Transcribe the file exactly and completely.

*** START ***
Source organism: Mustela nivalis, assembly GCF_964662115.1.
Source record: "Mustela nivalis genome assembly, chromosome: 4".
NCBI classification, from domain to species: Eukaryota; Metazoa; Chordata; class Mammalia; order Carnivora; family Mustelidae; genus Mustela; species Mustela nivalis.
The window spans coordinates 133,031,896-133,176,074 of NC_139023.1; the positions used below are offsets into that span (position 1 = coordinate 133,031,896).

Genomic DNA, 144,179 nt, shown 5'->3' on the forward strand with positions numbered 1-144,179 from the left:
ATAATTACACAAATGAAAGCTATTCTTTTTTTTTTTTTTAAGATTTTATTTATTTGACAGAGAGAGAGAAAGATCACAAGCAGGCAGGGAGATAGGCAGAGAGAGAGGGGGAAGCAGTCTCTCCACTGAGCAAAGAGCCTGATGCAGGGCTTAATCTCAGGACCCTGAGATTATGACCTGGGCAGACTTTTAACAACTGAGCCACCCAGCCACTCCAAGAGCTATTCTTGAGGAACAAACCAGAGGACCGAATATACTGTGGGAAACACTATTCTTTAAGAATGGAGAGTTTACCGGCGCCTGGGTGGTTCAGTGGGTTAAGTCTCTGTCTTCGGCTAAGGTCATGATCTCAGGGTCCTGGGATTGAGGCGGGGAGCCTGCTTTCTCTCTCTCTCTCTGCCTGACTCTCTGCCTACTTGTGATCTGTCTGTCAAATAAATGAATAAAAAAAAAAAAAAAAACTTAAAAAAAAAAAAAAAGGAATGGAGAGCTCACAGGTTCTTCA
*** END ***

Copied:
Source organism: Mustela nivalis, assembly GCF_964662115.1.
Source record: "Mustela nivalis genome assembly, chromosome: 4".
NCBI classification, from domain to species: Eukaryota; Metazoa; Chordata; class Mammalia; order Carnivora; family Mustelidae; genus Mustela; species Mustela nivalis.
The window spans coordinates 133,031,896-133,176,074 of NC_139023.1; the positions used below are offsets into that span (position 1 = coordinate 133,031,896).

Genomic DNA, 144,179 nt, shown 5'->3' on the forward strand with positions numbered 1-144,179 from the left:
ATAATTACACAAATGAAAGCTATTCTTTTTTTTTTTTTTAAGATTTTATTTATTTGACAGAGAGAGAGAAAGATCACAAGCAGGCAGGGAGATAGGCAGAGAGAGAGGGGGAAGCAGTCTCTCCACTGAGCAAAGAGCCTGATGCAGGGCTTAATCTCAGGACCCTGAGATTATGACCTGGGCAGACTTTTAACAACTGAGCCACCCAGCCACTCCAAGAGCTATTCTTGAGGAACAAACCAGAGGACCGAATATACTGTGGGAAACACTATTCTTTAAGAATGGAGAGTTTACCGGCGCCTGGGTGGTTCAGTGGGTTAAGTCTCTGTCTTCGGCTAAGGTCATGATCTCAGGGTCCTGGGATTGAGGCGGGGAGCCTGCTTTCTCTCTCTCTCTCTGCCTGACTCTCTGCCTACTTGTGATCTGTCTGTCAAATAAATGAATAAAAAAAAAAAAAAAAACTTAAAAAAAAAAAAAAAGGAATGGAGAGCTCACAGGTTCTTCA